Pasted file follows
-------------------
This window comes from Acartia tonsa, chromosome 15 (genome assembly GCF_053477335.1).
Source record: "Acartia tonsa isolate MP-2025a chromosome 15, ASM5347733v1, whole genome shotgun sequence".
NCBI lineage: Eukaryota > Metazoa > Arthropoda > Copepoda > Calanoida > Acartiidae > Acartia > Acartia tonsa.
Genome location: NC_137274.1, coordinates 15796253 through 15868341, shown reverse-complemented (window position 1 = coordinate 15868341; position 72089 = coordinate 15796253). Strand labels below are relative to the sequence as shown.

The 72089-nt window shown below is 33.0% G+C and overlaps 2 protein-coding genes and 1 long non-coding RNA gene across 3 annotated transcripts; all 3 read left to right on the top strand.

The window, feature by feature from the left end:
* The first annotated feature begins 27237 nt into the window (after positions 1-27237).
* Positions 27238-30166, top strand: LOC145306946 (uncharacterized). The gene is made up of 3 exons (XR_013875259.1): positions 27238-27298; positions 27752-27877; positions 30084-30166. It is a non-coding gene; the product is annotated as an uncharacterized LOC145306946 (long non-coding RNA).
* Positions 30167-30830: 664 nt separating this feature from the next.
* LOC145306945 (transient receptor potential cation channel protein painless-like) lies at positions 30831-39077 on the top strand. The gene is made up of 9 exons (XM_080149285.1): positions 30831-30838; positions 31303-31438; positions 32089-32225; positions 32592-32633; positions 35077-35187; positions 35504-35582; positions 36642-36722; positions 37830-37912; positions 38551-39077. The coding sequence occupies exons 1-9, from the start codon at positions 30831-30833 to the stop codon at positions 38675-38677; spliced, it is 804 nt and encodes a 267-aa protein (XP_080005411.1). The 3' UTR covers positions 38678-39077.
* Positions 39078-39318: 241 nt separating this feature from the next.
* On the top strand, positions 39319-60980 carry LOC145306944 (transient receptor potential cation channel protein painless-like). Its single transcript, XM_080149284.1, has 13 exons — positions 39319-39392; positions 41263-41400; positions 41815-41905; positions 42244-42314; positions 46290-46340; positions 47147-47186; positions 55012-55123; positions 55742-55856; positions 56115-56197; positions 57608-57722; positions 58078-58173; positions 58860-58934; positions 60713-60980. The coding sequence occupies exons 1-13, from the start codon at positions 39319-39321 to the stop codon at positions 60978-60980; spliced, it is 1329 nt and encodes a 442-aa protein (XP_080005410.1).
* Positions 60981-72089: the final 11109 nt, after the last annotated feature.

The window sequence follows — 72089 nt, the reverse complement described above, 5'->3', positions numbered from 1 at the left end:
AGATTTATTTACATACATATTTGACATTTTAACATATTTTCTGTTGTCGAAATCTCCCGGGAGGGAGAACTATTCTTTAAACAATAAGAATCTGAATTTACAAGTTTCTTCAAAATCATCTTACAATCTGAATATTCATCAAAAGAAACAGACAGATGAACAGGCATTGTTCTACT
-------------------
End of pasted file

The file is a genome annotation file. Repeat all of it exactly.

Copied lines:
This window comes from Acartia tonsa, chromosome 15 (genome assembly GCF_053477335.1).
Source record: "Acartia tonsa isolate MP-2025a chromosome 15, ASM5347733v1, whole genome shotgun sequence".
NCBI lineage: Eukaryota > Metazoa > Arthropoda > Copepoda > Calanoida > Acartiidae > Acartia > Acartia tonsa.
Genome location: NC_137274.1, coordinates 15796253 through 15868341, shown reverse-complemented (window position 1 = coordinate 15868341; position 72089 = coordinate 15796253). Strand labels below are relative to the sequence as shown.

The 72089-nt window shown below is 33.0% G+C and overlaps 2 protein-coding genes and 1 long non-coding RNA gene across 3 annotated transcripts; all 3 read left to right on the top strand.

The window, feature by feature from the left end:
* The first annotated feature begins 27237 nt into the window (after positions 1-27237).
* Positions 27238-30166, top strand: LOC145306946 (uncharacterized). The gene is made up of 3 exons (XR_013875259.1): positions 27238-27298; positions 27752-27877; positions 30084-30166. It is a non-coding gene; the product is annotated as an uncharacterized LOC145306946 (long non-coding RNA).
* Positions 30167-30830: 664 nt separating this feature from the next.
* LOC145306945 (transient receptor potential cation channel protein painless-like) lies at positions 30831-39077 on the top strand. The gene is made up of 9 exons (XM_080149285.1): positions 30831-30838; positions 31303-31438; positions 32089-32225; positions 32592-32633; positions 35077-35187; positions 35504-35582; positions 36642-36722; positions 37830-37912; positions 38551-39077. The coding sequence occupies exons 1-9, from the start codon at positions 30831-30833 to the stop codon at positions 38675-38677; spliced, it is 804 nt and encodes a 267-aa protein (XP_080005411.1). The 3' UTR covers positions 38678-39077.
* Positions 39078-39318: 241 nt separating this feature from the next.
* On the top strand, positions 39319-60980 carry LOC145306944 (transient receptor potential cation channel protein painless-like). Its single transcript, XM_080149284.1, has 13 exons — positions 39319-39392; positions 41263-41400; positions 41815-41905; positions 42244-42314; positions 46290-46340; positions 47147-47186; positions 55012-55123; positions 55742-55856; positions 56115-56197; positions 57608-57722; positions 58078-58173; positions 58860-58934; positions 60713-60980. The coding sequence occupies exons 1-13, from the start codon at positions 39319-39321 to the stop codon at positions 60978-60980; spliced, it is 1329 nt and encodes a 442-aa protein (XP_080005410.1).
* Positions 60981-72089: the final 11109 nt, after the last annotated feature.

The window sequence follows — 72089 nt, the reverse complement described above, 5'->3', positions numbered from 1 at the left end:
AGATTTATTTACATACATATTTGACATTTTAACATATTTTCTGTTGTCGAAATCTCCCGGGAGGGAGAACTATTCTTTAAACAATAAGAATCTGAATTTACAAGTTTCTTCAAAATCATCTTACAATCTGAATATTCATCAAAAGAAACAGACAGATGAACAGGCATTGTTCTACT